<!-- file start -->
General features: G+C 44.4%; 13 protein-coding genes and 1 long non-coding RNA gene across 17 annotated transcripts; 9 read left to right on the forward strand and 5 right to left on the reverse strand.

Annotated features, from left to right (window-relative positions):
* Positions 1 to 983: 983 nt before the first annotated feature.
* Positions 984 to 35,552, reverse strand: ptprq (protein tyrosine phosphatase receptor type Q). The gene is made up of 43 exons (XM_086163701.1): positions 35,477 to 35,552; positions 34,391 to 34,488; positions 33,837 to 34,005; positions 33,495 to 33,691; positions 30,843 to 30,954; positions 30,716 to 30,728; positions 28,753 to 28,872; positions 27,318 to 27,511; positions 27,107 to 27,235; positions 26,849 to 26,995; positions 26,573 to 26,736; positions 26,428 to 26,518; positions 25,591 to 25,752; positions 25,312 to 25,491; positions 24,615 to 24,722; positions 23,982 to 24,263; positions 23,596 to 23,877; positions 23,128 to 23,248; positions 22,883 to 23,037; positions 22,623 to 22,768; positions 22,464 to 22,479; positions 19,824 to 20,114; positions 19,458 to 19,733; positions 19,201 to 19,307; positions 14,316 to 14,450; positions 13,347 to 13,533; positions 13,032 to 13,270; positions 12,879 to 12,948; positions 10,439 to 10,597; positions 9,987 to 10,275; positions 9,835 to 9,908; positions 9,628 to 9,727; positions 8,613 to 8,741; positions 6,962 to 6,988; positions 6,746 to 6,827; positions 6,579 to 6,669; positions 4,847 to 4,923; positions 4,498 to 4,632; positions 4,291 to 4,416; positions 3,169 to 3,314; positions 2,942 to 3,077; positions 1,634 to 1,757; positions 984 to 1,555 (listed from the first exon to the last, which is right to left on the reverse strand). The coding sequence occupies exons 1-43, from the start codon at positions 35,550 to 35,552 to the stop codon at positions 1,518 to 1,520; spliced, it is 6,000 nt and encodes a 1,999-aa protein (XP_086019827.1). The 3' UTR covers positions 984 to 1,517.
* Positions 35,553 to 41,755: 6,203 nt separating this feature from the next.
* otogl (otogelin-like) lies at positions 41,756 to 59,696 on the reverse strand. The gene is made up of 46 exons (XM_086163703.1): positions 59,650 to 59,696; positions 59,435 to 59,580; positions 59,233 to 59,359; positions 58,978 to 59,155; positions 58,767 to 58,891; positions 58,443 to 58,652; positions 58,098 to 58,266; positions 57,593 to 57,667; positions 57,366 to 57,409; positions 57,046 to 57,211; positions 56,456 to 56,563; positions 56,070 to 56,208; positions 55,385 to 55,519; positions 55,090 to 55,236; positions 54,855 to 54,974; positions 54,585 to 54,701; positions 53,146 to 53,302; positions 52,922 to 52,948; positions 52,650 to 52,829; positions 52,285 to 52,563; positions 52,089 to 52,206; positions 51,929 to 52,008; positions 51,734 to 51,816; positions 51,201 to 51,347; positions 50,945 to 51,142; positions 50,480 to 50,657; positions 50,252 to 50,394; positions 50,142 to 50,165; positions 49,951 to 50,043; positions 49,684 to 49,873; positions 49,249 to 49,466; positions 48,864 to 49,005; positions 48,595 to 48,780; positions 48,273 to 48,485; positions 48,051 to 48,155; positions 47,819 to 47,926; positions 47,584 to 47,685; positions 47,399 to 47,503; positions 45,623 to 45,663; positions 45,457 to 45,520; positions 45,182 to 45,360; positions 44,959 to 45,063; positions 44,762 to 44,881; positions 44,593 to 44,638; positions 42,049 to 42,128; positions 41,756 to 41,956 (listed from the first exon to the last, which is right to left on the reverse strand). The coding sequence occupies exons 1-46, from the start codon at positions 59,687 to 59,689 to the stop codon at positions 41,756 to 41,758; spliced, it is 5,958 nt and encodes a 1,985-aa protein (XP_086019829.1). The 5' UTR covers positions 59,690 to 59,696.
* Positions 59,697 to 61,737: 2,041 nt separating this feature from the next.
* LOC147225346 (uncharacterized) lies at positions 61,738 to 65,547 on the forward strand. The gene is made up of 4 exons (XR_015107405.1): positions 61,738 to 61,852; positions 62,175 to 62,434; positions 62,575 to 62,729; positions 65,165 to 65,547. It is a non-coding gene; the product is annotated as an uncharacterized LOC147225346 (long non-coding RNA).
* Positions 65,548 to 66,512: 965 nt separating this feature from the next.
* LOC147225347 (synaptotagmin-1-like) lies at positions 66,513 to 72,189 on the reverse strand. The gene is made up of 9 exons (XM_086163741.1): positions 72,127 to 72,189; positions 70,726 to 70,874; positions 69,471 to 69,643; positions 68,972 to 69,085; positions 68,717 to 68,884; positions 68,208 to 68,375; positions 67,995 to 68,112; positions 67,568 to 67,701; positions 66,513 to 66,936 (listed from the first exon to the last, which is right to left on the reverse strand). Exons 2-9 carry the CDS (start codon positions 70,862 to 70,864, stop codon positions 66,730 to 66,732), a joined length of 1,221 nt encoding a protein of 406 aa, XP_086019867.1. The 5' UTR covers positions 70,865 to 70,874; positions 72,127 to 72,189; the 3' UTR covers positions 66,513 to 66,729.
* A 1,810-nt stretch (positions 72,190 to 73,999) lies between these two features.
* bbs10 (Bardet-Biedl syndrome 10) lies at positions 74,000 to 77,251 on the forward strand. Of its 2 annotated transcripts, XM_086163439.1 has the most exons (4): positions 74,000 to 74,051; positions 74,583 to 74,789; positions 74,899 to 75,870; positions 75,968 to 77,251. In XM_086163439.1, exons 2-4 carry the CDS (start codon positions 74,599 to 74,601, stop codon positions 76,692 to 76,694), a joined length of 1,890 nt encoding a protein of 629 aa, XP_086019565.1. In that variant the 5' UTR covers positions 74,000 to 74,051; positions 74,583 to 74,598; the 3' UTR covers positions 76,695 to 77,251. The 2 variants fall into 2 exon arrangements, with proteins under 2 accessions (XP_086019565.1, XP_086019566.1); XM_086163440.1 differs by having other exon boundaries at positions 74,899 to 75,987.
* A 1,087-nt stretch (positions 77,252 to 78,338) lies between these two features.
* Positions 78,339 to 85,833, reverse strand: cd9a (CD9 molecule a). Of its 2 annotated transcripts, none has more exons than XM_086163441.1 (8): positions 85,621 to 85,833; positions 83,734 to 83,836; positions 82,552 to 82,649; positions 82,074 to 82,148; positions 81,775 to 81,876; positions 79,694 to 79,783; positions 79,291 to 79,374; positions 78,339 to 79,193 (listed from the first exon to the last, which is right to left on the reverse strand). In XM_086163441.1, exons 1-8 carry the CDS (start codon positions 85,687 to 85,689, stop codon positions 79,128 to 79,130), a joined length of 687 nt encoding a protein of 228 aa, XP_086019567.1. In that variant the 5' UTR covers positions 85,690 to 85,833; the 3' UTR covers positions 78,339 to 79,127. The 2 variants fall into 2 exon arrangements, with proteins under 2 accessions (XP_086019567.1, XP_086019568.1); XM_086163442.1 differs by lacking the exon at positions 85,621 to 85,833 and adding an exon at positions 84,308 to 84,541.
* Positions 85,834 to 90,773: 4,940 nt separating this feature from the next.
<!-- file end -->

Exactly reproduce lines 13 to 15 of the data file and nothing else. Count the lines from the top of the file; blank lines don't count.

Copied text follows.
* A 1,087-nt stretch (positions 77,252 to 78,338) lies between these two features.
* Positions 78,339 to 85,833, reverse strand: cd9a (CD9 molecule a). Of its 2 annotated transcripts, none has more exons than XM_086163441.1 (8): positions 85,621 to 85,833; positions 83,734 to 83,836; positions 82,552 to 82,649; positions 82,074 to 82,148; positions 81,775 to 81,876; positions 79,694 to 79,783; positions 79,291 to 79,374; positions 78,339 to 79,193 (listed from the first exon to the last, which is right to left on the reverse strand). In XM_086163441.1, exons 1-8 carry the CDS (start codon positions 85,687 to 85,689, stop codon positions 79,128 to 79,130), a joined length of 687 nt encoding a protein of 228 aa, XP_086019567.1. In that variant the 5' UTR covers positions 85,690 to 85,833; the 3' UTR covers positions 78,339 to 79,127. The 2 variants fall into 2 exon arrangements, with proteins under 2 accessions (XP_086019567.1, XP_086019568.1); XM_086163442.1 differs by lacking the exon at positions 85,621 to 85,833 and adding an exon at positions 84,308 to 84,541.
* Positions 85,834 to 90,773: 4,940 nt separating this feature from the next.